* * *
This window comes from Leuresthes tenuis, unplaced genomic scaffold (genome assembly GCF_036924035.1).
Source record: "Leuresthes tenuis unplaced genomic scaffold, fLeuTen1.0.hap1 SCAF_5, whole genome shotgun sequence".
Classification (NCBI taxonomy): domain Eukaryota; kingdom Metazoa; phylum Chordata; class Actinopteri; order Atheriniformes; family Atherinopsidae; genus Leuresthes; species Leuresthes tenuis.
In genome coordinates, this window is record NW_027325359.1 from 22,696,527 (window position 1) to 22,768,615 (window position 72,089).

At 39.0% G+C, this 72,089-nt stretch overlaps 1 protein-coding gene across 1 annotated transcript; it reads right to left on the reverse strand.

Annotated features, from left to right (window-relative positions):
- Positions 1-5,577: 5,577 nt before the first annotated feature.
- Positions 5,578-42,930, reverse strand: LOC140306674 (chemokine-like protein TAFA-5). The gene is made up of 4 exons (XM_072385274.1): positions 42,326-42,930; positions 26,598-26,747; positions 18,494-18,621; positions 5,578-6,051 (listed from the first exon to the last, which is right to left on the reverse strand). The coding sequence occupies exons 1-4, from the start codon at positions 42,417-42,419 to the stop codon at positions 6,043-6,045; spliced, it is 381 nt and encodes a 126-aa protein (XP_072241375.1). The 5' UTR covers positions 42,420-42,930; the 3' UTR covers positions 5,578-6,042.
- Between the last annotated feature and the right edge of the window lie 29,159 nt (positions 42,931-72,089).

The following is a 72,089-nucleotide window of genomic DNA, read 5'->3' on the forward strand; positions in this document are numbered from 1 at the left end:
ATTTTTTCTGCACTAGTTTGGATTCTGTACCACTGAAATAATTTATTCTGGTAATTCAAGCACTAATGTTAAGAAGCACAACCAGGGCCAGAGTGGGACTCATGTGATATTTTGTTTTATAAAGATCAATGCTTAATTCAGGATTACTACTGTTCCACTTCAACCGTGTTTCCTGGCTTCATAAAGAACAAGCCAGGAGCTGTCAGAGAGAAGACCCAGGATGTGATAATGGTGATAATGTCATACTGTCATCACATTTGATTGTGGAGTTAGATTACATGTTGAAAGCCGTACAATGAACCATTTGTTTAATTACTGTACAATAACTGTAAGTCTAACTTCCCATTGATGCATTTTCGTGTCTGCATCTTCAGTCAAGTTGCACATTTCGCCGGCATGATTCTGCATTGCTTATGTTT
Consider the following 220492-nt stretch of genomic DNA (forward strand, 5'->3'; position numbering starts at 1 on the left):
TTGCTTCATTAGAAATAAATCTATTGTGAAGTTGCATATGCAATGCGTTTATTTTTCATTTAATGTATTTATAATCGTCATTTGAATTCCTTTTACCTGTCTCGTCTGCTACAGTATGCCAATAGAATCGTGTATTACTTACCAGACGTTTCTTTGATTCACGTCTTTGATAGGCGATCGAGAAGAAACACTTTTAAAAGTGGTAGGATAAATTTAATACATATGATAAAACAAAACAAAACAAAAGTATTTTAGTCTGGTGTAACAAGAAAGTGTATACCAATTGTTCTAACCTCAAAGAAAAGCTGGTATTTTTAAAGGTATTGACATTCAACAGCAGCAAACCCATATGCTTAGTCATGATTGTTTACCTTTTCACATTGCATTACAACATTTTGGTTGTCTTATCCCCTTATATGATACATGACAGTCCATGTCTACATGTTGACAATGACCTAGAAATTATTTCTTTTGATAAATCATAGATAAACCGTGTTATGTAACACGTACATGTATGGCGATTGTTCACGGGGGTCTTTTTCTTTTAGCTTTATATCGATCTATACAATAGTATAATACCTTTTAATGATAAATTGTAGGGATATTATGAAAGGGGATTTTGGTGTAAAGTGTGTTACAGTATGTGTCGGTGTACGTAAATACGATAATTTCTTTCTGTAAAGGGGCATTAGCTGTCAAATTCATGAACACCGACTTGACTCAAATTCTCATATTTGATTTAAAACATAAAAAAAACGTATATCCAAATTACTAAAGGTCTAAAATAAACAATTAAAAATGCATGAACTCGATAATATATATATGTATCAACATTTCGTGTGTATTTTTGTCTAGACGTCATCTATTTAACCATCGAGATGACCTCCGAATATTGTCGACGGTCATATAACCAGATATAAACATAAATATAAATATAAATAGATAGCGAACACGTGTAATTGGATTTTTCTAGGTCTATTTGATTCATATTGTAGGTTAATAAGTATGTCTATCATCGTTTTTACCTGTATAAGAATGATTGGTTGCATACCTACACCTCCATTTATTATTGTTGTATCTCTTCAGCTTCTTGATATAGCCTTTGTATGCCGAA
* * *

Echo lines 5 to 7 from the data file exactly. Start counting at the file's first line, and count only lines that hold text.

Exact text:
At 39.0% G+C, this 72,089-nt stretch overlaps 1 protein-coding gene across 1 annotated transcript; it reads right to left on the reverse strand.

Annotated features, from left to right (window-relative positions):
- Positions 1-5,577: 5,577 nt before the first annotated feature.